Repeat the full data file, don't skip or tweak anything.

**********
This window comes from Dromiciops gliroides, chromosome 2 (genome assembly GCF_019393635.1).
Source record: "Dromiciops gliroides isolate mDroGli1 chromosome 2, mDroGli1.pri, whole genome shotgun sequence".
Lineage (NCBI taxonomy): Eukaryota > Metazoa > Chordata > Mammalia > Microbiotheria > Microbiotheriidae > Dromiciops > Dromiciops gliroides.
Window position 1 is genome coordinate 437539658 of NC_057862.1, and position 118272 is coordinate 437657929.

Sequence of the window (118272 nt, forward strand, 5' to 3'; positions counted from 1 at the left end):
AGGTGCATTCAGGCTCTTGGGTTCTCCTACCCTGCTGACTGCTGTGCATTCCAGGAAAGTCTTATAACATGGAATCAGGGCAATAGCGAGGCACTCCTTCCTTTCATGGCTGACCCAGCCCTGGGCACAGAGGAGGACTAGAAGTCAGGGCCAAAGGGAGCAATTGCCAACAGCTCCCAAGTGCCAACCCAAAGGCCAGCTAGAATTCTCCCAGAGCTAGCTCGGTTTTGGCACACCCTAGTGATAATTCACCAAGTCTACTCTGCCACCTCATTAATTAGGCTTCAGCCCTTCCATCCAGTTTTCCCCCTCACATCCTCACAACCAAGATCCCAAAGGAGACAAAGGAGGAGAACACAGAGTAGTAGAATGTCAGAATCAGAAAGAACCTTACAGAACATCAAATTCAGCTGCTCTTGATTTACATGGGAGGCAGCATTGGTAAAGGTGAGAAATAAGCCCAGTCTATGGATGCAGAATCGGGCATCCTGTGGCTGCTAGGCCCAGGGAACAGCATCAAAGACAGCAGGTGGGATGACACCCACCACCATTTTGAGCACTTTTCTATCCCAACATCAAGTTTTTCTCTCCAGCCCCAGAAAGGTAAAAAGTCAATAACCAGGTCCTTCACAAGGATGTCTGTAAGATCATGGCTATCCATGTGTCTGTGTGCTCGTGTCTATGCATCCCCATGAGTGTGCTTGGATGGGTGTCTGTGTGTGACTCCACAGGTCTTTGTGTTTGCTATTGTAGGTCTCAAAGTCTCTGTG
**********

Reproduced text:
This window comes from Dromiciops gliroides, chromosome 2 (genome assembly GCF_019393635.1).
Source record: "Dromiciops gliroides isolate mDroGli1 chromosome 2, mDroGli1.pri, whole genome shotgun sequence".
Lineage (NCBI taxonomy): Eukaryota > Metazoa > Chordata > Mammalia > Microbiotheria > Microbiotheriidae > Dromiciops > Dromiciops gliroides.
Window position 1 is genome coordinate 437539658 of NC_057862.1, and position 118272 is coordinate 437657929.

Sequence of the window (118272 nt, forward strand, 5' to 3'; positions counted from 1 at the left end):
AGGTGCATTCAGGCTCTTGGGTTCTCCTACCCTGCTGACTGCTGTGCATTCCAGGAAAGTCTTATAACATGGAATCAGGGCAATAGCGAGGCACTCCTTCCTTTCATGGCTGACCCAGCCCTGGGCACAGAGGAGGACTAGAAGTCAGGGCCAAAGGGAGCAATTGCCAACAGCTCCCAAGTGCCAACCCAAAGGCCAGCTAGAATTCTCCCAGAGCTAGCTCGGTTTTGGCACACCCTAGTGATAATTCACCAAGTCTACTCTGCCACCTCATTAATTAGGCTTCAGCCCTTCCATCCAGTTTTCCCCCTCACATCCTCACAACCAAGATCCCAAAGGAGACAAAGGAGGAGAACACAGAGTAGTAGAATGTCAGAATCAGAAAGAACCTTACAGAACATCAAATTCAGCTGCTCTTGATTTACATGGGAGGCAGCATTGGTAAAGGTGAGAAATAAGCCCAGTCTATGGATGCAGAATCGGGCATCCTGTGGCTGCTAGGCCCAGGGAACAGCATCAAAGACAGCAGGTGGGATGACACCCACCACCATTTTGAGCACTTTTCTATCCCAACATCAAGTTTTTCTCTCCAGCCCCAGAAAGGTAAAAAGTCAATAACCAGGTCCTTCACAAGGATGTCTGTAAGATCATGGCTATCCATGTGTCTGTGTGCTCGTGTCTATGCATCCCCATGAGTGTGCTTGGATGGGTGTCTGTGTGTGACTCCACAGGTCTTTGTGTTTGCTATTGTAGGTCTCAAAGTCTCTGTG